“Sometimes you keep searching and searching, but then you find a FRAGMENT. Like in our workshop where I carried her on my back. When she needs to go out and get air. That was something. That’s enough” (Johanne Louise Schmidt 2021)

We also spoke about involving a choreographer, to insist on movements and physicality as a focus. This led to a discussion on whether you can “input” something purely physical into an improvisation, but still “output” something that may be better expressed in words. In my own experiences with devising, the debriefing is crucial: After an improvisation, you interview the actors on their experience of the character and the situation. It is a very concrete interview, devoid of analysis, that simply exposes the subjective experience of the actor, through the character. I chose not to do this in the workshop, because I thought that since I was interested in the physical and non-word-based, It would not make sense. But I now feel like this was a mistake: The mental work of the actors, in a purely physical improvisation, is equally important as in a “talking” improvisation and could very well inform the development of the characters. You can get a debriefing out of the character that is words-based, even though the input is not. I saw a glimpse of this, when I had Coco improvise “The Letter” monologue in Sketch 8b.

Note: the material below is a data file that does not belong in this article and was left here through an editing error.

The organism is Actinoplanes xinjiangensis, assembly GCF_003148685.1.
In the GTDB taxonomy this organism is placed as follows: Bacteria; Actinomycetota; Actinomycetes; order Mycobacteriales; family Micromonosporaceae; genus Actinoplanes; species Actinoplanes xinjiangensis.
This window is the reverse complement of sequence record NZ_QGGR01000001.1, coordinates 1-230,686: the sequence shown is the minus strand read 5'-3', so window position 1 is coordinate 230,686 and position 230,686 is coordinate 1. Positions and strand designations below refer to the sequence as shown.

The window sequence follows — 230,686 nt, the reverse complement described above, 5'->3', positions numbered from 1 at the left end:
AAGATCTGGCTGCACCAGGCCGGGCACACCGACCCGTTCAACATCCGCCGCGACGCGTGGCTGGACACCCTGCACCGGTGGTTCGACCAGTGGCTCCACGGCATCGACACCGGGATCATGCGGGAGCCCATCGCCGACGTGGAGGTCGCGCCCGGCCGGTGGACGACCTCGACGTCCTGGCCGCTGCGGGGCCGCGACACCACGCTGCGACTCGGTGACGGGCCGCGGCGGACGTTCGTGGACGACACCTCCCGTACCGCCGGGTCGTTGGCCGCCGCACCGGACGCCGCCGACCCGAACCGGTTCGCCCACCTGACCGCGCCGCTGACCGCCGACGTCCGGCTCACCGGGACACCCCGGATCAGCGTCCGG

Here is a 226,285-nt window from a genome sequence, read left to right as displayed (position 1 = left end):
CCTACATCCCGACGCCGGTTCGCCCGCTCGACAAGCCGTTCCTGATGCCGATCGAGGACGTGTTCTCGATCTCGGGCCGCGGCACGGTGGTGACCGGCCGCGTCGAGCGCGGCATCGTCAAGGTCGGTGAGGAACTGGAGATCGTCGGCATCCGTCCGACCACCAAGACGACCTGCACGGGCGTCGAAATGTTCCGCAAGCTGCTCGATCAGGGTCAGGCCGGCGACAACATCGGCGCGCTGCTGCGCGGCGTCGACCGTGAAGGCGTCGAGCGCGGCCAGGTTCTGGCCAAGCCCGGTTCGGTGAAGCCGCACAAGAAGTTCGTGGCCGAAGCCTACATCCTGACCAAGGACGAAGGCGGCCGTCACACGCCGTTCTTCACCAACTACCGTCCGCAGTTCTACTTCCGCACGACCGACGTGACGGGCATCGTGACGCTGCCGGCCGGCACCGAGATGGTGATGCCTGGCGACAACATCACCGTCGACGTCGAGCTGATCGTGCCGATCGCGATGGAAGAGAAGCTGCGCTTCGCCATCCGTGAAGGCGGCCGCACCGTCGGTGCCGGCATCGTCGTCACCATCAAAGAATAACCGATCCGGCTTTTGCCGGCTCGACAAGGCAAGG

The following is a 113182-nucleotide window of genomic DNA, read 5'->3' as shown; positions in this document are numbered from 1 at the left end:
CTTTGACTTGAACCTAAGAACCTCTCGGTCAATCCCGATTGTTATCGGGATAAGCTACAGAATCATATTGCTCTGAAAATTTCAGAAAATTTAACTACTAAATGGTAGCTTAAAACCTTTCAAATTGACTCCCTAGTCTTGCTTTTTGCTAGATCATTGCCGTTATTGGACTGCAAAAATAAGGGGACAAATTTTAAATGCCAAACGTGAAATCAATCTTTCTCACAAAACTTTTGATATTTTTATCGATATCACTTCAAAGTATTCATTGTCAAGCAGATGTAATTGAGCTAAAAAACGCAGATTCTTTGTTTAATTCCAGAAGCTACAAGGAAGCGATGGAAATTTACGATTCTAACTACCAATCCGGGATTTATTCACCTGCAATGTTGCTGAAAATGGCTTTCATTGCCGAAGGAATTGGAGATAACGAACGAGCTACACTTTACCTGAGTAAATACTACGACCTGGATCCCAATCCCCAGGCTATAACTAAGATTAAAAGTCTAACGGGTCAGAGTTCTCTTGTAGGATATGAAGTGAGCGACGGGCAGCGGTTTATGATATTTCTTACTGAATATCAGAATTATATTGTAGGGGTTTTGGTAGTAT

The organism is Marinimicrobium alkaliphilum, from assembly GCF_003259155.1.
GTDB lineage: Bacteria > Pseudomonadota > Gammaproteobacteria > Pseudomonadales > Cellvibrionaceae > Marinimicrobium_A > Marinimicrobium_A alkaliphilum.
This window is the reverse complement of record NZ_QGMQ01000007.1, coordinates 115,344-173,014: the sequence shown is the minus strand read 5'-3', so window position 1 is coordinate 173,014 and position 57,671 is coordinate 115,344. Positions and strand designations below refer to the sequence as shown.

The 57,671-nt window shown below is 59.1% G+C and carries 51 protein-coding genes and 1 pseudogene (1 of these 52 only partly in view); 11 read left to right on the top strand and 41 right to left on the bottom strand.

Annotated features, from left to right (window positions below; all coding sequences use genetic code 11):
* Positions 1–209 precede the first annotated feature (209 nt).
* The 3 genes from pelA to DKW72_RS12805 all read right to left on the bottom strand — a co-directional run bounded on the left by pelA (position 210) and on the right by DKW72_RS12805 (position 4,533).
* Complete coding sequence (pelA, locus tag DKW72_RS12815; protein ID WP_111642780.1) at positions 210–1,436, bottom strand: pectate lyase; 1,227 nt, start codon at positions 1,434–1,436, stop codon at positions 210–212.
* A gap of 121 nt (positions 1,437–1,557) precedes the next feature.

Sound department

I did not manage to involve the sound designer in the sketching process to the extent that I had hoped. Even though I thought there was plenty of inspiration for sound-driven sketches in my research, I sensed a great deal of hesitation from both the on-set recordist and the sound designer. I do not think the reason was lack of skill or quality of cooperation, as we have had very successful collaborations on other projects. Based on my conversation with sound designer Lars Halvorsen we point towards possible explanations. The first is the tradition of the film set: